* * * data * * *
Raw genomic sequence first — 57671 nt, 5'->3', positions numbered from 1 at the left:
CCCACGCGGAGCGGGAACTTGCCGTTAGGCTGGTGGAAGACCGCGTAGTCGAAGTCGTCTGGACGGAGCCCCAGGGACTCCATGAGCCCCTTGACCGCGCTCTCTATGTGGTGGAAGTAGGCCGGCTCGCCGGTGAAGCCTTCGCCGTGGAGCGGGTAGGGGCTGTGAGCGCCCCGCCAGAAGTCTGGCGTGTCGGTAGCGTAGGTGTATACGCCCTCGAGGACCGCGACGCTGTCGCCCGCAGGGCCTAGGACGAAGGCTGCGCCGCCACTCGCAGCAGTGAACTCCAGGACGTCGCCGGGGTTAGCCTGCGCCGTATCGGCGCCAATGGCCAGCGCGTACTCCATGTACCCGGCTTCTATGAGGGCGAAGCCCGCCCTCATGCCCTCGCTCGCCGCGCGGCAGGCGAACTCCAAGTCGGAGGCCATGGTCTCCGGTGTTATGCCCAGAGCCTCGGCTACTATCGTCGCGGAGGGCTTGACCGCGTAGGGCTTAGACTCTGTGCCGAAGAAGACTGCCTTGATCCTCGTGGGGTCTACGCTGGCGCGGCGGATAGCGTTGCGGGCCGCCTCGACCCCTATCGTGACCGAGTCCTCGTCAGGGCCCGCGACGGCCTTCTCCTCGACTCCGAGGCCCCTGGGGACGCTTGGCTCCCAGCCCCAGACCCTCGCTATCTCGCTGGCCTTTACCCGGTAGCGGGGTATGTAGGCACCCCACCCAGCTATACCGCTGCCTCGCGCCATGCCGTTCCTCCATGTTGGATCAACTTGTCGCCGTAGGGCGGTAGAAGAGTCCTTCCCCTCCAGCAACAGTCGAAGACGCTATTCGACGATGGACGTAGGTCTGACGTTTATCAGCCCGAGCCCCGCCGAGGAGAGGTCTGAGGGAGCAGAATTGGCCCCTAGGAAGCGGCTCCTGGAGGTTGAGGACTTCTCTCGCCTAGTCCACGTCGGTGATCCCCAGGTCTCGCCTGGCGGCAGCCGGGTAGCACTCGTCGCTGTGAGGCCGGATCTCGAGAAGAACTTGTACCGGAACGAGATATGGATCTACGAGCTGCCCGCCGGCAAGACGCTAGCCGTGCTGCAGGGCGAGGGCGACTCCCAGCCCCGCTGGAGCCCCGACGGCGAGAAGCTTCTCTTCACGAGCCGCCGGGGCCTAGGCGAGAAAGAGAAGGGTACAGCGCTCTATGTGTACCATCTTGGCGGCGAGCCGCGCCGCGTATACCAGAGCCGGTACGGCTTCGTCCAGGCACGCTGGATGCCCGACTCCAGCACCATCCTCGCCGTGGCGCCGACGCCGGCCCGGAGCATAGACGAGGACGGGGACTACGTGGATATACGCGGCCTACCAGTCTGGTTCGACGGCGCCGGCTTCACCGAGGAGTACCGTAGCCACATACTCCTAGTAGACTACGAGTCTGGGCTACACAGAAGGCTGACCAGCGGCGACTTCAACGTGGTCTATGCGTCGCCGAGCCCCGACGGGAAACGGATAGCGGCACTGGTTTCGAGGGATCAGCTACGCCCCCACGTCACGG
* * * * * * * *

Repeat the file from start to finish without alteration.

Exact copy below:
Raw genomic sequence first — 57671 nt, 5'->3', positions numbered from 1 at the left:
CCCACGCGGAGCGGGAACTTGCCGTTAGGCTGGTGGAAGACCGCGTAGTCGAAGTCGTCTGGACGGAGCCCCAGGGACTCCATGAGCCCCTTGACCGCGCTCTCTATGTGGTGGAAGTAGGCCGGCTCGCCGGTGAAGCCTTCGCCGTGGAGCGGGTAGGGGCTGTGAGCGCCCCGCCAGAAGTCTGGCGTGTCGGTAGCGTAGGTGTATACGCCCTCGAGGACCGCGACGCTGTCGCCCGCAGGGCCTAGGACGAAGGCTGCGCCGCCACTCGCAGCAGTGAACTCCAGGACGTCGCCGGGGTTAGCCTGCGCCGTATCGGCGCCAATGGCCAGCGCGTACTCCATGTACCCGGCTTCTATGAGGGCGAAGCCCGCCCTCATGCCCTCGCTCGCCGCGCGGCAGGCGAACTCCAAGTCGGAGGCCATGGTCTCCGGTGTTATGCCCAGAGCCTCGGCTACTATCGTCGCGGAGGGCTTGACCGCGTAGGGCTTAGACTCTGTGCCGAAGAAGACTGCCTTGATCCTCGTGGGGTCTACGCTGGCGCGGCGGATAGCGTTGCGGGCCGCCTCGACCCCTATCGTGACCGAGTCCTCGTCAGGGCCCGCGACGGCCTTCTCCTCGACTCCGAGGCCCCTGGGGACGCTTGGCTCCCAGCCCCAGACCCTCGCTATCTCGCTGGCCTTTACCCGGTAGCGGGGTATGTAGGCACCCCACCCAGCTATACCGCTGCCTCGCGCCATGCCGTTCCTCCATGTTGGATCAACTTGTCGCCGTAGGGCGGTAGAAGAGTCCTTCCCCTCCAGCAACAGTCGAAGACGCTATTCGACGATGGACGTAGGTCTGACGTTTATCAGCCCGAGCCCCGCCGAGGAGAGGTCTGAGGGAGCAGAATTGGCCCCTAGGAAGCGGCTCCTGGAGGTTGAGGACTTCTCTCGCCTAGTCCACGTCGGTGATCCCCAGGTCTCGCCTGGCGGCAGCCGGGTAGCACTCGTCGCTGTGAGGCCGGATCTCGAGAAGAACTTGTACCGGAACGAGATATGGATCTACGAGCTGCCCGCCGGCAAGACGCTAGCCGTGCTGCAGGGCGAGGGCGACTCCCAGCCCCGCTGGAGCCCCGACGGCGAGAAGCTTCTCTTCACGAGCCGCCGGGGCCTAGGCGAGAAAGAGAAGGGTACAGCGCTCTATGTGTACCATCTTGGCGGCGAGCCGCGCCGCGTATACCAGAGCCGGTACGGCTTCGTCCAGGCACGCTGGATGCCCGACTCCAGCACCATCCTCGCCGTGGCGCCGACGCCGGCCCGGAGCATAGACGAGGACGGGGACTACGTGGATATACGCGGCCTACCAGTCTGGTTCGACGGCGCCGGCTTCACCGAGGAGTACCGTAGCCACATACTCCTAGTAGACTACGAGTCTGGGCTACACAGAAGGCTGACCAGCGGCGACTTCAACGTGGTCTATGCGTCGCCGAGCCCCGACGGGAAACGGATAGCGGCACTGGTTTCGAGGGATCAGCTACGCCCCCACGTCACGG